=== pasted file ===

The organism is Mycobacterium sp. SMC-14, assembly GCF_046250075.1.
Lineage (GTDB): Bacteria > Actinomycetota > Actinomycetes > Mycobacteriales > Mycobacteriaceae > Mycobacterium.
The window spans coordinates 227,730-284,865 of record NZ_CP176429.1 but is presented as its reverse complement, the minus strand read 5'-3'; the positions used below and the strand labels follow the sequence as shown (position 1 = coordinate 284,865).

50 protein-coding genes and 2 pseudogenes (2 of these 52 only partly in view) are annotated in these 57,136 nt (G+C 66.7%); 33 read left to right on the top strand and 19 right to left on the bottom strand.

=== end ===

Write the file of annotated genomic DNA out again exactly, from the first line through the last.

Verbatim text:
The organism is Mycobacterium sp. SMC-14, assembly GCF_046250075.1.
Lineage (GTDB): Bacteria > Actinomycetota > Actinomycetes > Mycobacteriales > Mycobacteriaceae > Mycobacterium.
The window spans coordinates 227,730-284,865 of record NZ_CP176429.1 but is presented as its reverse complement, the minus strand read 5'-3'; the positions used below and the strand labels follow the sequence as shown (position 1 = coordinate 284,865).

50 protein-coding genes and 2 pseudogenes (2 of these 52 only partly in view) are annotated in these 57,136 nt (G+C 66.7%); 33 read left to right on the top strand and 19 right to left on the bottom strand.